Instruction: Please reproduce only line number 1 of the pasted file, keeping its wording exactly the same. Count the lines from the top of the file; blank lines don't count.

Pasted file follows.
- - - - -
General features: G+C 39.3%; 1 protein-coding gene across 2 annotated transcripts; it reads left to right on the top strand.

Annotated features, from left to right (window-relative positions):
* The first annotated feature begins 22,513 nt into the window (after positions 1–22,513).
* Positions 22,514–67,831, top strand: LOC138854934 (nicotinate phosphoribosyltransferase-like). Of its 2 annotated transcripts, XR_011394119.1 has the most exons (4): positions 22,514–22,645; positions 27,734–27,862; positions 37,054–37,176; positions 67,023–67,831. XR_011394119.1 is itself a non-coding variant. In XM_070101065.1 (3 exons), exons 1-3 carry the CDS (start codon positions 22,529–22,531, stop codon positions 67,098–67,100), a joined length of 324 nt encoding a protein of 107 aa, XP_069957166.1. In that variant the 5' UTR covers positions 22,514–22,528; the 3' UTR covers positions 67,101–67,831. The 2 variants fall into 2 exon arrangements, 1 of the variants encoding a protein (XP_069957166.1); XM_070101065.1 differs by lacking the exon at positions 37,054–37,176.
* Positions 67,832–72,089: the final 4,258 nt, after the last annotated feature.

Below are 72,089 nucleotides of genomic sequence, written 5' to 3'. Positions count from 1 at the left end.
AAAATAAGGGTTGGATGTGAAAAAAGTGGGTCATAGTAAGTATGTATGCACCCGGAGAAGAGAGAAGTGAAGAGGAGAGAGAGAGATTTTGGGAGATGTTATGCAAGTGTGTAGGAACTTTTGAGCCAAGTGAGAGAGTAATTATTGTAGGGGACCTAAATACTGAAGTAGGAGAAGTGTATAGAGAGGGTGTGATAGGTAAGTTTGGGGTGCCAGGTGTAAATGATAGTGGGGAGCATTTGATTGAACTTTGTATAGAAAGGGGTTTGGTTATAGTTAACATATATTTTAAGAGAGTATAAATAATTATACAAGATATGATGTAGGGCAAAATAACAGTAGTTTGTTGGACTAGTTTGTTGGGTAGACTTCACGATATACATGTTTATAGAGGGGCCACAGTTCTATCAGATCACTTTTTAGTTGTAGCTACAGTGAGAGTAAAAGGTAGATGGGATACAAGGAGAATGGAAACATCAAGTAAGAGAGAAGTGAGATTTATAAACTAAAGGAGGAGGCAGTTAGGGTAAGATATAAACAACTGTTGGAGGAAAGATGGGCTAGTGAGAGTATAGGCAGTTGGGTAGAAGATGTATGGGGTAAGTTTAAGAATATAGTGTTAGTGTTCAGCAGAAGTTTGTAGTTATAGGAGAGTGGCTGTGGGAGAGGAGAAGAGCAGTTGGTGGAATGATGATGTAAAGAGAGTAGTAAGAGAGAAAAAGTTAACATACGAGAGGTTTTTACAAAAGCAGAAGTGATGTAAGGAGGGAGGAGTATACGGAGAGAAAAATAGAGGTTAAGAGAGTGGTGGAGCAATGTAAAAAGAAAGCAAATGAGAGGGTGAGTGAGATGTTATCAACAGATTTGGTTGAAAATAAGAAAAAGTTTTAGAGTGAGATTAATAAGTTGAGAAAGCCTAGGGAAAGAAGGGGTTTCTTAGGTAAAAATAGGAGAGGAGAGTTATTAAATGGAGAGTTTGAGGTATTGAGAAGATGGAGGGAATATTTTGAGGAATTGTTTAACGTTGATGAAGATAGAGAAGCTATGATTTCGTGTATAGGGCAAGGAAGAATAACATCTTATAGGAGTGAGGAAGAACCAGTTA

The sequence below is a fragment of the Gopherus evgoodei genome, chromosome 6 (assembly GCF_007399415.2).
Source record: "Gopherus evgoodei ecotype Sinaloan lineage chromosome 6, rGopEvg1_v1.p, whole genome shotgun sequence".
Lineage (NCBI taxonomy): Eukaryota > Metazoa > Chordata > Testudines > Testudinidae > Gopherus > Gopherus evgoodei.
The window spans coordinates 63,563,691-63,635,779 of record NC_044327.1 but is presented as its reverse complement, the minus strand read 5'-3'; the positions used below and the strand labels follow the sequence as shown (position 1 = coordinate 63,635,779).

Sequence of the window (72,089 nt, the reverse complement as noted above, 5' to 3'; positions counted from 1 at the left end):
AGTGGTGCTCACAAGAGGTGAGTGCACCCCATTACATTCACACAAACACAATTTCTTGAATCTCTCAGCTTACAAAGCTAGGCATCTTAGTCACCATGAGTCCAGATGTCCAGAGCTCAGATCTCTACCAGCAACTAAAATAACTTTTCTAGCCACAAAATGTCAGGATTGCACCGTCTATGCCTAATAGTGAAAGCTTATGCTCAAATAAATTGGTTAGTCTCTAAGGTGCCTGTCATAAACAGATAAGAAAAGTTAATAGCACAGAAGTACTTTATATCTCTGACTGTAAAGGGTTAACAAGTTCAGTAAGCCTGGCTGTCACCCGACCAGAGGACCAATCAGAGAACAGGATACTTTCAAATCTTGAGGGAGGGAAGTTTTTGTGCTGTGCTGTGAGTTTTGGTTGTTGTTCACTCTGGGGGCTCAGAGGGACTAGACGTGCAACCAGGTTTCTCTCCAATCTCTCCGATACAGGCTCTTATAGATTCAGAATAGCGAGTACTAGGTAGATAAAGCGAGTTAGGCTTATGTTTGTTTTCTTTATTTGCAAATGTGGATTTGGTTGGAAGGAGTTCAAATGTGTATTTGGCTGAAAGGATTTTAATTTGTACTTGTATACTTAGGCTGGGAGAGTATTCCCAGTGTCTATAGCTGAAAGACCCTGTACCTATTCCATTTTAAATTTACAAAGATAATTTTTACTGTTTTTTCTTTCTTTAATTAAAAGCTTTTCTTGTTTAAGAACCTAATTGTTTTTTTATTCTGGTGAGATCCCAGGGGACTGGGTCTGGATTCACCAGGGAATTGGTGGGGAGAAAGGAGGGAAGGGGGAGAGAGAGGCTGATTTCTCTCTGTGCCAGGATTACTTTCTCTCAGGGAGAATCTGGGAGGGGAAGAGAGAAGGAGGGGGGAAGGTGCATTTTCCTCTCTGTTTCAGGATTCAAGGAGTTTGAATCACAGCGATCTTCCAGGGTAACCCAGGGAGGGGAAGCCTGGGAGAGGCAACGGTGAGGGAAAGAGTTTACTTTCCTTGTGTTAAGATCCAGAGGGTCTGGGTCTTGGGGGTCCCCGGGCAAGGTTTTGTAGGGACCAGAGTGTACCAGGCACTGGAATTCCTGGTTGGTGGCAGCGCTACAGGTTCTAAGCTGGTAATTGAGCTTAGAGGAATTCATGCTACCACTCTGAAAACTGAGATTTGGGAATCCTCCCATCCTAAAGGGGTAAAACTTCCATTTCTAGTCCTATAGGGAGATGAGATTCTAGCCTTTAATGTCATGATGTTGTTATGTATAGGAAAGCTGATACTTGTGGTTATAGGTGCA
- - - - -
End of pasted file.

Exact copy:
General features: G+C 39.3%; 1 protein-coding gene across 2 annotated transcripts; it reads left to right on the top strand.